Growing up as a kid seeing a water flosser was only something that you would see at the dentist office. No way back then would you ever see one of those plugged in next to a sink.
With kitchen fridges that now keep track of food and even talk to us, it only makes sense that we would have something from a dentist office now available, right there in your bathroom. Now that they are readily available at home, what is the verdict and how effective are they?
What Are the Pros to a Water Flosser?
In weighing the pros and cons of a water flosser, the only rival is a piece of string. So we will be gauging if a water flosser is better overall and why. The first pro to having a Waterpik is it does not affect your gums in the same way a piece of floss can. Water gently washes the material away that is down in between your gums.
If you wear braces a water flosser is much more effective at removing bacteria and other pieces of food that have accumulated in your braces. For people who are experiencing gum disease, they can use the Waterpik to remove bacteria inside deep pockets that form from the disease and pull away from your teeth.
In a lot of ways, the Waterpik is a combination of a brush and as well as floss for people that have gingivitis, the water flosser dislodges odor-causing bacteria and food debris. It helps prevent further bad breath by watering it out of the mouth. Clinical studies show that the water flosser is up to two times as effective as dental floss at reducing gingival bleeding and 29% more effective than dental floss is at removing bacteria.
The cons of the water flosser
The first con right out the gate is a water flosser is much more costly than regular string. They can cost upwards of fifty to $100 and that's not including the price of extra heads for the device, they will need to be replaced every 3 to 6 months. They also require electricity, which means it limits their mobility in comparison to dental floss, which can be taken with you anywhere.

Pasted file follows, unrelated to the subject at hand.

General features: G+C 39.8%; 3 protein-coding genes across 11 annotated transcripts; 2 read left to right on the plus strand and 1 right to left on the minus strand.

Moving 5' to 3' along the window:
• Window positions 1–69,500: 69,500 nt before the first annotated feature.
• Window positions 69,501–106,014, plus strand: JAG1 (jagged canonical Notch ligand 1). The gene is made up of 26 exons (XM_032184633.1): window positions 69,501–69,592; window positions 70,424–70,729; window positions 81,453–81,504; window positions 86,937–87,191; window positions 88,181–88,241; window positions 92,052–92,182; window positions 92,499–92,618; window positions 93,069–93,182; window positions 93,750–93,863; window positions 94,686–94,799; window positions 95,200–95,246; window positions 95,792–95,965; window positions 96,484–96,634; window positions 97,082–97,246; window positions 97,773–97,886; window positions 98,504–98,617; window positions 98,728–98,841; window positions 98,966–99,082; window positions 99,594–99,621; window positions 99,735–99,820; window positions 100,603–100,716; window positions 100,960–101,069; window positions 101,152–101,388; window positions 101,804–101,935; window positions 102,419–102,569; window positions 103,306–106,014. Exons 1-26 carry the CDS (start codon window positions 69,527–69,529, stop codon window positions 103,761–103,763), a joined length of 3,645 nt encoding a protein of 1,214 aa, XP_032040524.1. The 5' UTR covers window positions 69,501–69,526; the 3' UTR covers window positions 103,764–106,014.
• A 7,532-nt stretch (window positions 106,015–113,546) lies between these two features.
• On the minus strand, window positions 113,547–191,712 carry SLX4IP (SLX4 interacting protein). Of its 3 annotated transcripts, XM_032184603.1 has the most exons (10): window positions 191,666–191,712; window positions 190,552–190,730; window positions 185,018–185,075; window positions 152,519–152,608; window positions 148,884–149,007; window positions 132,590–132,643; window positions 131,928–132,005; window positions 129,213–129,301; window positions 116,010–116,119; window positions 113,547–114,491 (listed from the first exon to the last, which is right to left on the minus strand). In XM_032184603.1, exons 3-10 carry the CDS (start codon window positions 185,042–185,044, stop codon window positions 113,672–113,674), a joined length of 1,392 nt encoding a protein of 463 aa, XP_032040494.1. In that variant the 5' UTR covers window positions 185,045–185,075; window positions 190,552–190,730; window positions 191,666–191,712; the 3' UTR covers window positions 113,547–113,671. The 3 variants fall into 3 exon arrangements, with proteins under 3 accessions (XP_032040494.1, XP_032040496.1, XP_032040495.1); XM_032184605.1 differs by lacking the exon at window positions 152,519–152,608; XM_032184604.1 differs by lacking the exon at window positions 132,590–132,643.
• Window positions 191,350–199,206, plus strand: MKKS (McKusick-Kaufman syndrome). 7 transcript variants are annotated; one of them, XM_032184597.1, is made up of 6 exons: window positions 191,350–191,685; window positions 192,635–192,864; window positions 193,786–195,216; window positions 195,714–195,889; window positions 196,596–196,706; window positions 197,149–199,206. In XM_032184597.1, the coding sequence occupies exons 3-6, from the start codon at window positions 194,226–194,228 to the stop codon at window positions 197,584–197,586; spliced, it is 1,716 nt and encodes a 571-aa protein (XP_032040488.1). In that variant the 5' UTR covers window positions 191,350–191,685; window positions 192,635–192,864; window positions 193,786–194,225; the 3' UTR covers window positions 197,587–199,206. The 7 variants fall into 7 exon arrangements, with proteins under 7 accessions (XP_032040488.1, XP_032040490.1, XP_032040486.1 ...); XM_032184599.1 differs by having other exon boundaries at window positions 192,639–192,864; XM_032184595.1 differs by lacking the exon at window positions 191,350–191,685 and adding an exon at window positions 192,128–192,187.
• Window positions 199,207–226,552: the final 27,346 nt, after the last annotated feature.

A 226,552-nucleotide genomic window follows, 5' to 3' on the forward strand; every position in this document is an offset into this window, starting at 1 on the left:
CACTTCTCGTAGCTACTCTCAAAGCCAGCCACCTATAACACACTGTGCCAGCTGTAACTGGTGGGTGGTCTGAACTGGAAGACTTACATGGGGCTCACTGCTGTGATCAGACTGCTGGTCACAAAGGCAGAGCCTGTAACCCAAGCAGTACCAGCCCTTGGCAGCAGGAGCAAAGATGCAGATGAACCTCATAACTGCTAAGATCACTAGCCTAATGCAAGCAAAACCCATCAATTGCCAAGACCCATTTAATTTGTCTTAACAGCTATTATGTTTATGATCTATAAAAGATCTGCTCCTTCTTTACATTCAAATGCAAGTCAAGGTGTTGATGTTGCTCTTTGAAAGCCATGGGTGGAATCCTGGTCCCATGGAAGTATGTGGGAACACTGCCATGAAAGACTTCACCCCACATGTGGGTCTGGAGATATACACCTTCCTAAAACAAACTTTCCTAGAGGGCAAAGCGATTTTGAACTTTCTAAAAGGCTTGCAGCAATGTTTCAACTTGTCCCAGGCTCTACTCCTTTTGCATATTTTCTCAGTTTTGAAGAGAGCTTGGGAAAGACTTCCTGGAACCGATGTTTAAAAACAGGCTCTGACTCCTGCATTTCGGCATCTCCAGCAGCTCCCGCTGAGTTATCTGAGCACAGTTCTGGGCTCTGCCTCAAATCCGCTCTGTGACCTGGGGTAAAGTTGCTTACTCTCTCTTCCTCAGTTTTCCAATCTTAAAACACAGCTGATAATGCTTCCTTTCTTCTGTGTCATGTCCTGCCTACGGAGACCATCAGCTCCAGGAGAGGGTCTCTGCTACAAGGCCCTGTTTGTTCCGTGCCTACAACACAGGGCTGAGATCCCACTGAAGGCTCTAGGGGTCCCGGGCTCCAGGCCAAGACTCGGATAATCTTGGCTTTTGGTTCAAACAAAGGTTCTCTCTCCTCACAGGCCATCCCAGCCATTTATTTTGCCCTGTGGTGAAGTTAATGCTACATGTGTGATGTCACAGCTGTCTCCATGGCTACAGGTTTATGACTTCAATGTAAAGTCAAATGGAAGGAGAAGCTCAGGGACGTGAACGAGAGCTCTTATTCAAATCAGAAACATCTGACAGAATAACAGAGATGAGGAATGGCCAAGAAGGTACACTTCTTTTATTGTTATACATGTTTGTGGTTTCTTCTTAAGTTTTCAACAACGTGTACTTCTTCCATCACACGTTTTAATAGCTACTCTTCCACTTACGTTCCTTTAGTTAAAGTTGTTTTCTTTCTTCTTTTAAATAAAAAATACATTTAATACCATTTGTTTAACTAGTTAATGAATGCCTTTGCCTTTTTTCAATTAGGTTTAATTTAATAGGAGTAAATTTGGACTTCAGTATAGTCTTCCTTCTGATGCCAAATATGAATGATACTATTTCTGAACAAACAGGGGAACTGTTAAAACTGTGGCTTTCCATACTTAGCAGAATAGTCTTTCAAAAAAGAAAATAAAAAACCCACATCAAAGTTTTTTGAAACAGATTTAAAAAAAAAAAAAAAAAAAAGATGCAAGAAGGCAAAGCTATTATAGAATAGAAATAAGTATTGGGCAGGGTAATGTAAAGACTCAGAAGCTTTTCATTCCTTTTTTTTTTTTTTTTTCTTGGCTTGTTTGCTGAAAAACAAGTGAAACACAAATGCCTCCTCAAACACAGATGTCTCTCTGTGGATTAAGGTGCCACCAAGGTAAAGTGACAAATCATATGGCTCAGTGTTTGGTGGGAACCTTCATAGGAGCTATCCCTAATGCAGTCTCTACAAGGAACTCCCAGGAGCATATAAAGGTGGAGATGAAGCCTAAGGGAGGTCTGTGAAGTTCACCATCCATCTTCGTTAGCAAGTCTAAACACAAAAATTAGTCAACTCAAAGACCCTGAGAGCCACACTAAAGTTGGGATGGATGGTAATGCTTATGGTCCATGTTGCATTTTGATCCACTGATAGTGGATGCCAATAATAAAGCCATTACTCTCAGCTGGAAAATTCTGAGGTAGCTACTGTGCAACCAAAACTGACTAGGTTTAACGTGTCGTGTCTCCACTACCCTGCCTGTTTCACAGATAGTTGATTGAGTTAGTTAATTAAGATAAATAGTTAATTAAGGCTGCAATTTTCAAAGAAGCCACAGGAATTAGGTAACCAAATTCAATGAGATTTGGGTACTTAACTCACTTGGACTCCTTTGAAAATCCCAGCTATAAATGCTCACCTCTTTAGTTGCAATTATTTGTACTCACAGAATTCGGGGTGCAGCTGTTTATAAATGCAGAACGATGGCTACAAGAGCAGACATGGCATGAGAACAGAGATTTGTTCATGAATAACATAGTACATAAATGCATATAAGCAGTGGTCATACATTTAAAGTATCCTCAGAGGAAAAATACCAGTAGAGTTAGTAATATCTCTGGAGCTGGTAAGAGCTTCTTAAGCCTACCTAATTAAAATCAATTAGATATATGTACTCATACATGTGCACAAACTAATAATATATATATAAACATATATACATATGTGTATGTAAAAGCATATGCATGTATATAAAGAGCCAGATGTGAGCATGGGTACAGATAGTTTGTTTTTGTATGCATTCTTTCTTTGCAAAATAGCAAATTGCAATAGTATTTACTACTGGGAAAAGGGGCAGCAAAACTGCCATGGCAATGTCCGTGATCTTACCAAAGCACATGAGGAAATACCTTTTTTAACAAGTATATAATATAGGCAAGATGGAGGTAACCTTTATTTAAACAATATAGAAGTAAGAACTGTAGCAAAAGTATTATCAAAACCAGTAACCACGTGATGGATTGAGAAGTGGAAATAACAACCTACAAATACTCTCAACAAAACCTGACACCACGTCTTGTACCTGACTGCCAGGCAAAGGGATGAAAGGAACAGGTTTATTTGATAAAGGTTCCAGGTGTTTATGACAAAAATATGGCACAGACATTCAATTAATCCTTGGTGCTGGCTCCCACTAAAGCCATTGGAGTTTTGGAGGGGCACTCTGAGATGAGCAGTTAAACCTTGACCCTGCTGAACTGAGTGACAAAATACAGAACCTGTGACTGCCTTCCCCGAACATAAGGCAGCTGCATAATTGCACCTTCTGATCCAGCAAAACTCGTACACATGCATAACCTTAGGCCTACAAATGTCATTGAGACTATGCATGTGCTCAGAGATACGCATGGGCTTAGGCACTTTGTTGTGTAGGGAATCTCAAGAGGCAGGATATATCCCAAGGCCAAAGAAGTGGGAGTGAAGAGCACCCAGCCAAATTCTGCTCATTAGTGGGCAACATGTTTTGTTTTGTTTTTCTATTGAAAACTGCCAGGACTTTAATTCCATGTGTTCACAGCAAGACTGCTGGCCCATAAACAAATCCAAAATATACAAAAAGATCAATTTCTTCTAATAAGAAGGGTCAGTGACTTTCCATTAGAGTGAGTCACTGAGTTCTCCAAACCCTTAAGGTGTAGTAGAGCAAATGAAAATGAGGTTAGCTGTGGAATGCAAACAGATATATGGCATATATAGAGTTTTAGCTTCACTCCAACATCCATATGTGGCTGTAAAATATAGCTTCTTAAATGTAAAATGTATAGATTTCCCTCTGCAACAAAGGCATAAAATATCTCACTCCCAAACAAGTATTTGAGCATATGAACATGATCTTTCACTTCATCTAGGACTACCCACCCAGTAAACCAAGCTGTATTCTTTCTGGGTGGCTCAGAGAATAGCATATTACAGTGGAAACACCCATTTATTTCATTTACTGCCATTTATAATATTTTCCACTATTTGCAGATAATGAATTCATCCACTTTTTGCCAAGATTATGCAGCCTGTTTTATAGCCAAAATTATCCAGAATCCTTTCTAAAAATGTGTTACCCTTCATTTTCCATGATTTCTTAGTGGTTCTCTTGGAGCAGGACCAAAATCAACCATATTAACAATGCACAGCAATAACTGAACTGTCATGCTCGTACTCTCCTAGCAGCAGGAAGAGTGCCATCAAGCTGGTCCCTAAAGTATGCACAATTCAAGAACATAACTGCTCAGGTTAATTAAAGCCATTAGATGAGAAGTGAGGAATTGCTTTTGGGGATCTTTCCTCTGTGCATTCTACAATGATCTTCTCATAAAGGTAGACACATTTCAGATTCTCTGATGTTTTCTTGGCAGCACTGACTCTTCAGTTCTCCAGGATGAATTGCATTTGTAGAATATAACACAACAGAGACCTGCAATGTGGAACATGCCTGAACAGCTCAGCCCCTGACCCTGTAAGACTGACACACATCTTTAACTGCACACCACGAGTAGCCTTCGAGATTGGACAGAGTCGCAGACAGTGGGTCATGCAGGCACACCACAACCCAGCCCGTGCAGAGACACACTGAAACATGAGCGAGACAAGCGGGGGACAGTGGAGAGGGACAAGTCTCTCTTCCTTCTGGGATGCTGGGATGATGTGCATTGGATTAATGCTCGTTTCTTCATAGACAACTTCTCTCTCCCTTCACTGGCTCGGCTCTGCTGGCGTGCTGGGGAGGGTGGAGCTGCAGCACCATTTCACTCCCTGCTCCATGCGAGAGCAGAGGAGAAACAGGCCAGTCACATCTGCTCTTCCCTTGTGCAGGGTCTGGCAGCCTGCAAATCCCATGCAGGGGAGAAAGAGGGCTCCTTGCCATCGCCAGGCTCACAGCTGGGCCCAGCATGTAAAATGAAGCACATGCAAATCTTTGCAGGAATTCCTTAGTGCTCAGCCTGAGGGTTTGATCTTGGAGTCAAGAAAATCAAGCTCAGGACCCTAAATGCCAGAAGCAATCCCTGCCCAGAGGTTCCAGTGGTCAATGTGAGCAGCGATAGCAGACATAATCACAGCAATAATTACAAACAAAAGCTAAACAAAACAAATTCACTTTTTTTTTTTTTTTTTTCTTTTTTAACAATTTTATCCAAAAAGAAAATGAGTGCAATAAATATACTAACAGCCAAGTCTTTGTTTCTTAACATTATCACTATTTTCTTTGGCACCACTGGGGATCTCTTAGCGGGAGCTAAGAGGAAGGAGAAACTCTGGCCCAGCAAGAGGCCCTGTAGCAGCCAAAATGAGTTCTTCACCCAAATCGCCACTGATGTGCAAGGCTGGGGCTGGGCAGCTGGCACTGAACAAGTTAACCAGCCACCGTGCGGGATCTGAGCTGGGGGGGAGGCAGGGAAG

The next con is the water jets are not as effective at removing tough plaque when compared to a piece of string. Old plaque is very resilient, strong and will cling to a tooth, making it hard to remove, a stream of water doesn't do the trick.
We will leave the verdict to you on making the decision which one of these will be the best for your oral care. If you are in a financial position to purchase both the water flosser as well as your general floss. It's an ideal suggestion for the best oral care.
This will allow you to go a little easier on your gums with the string, using the water flosser to follow it up with. Our office is here to assist your oral care. Please contact us if you would like further information or have any questions or comments.
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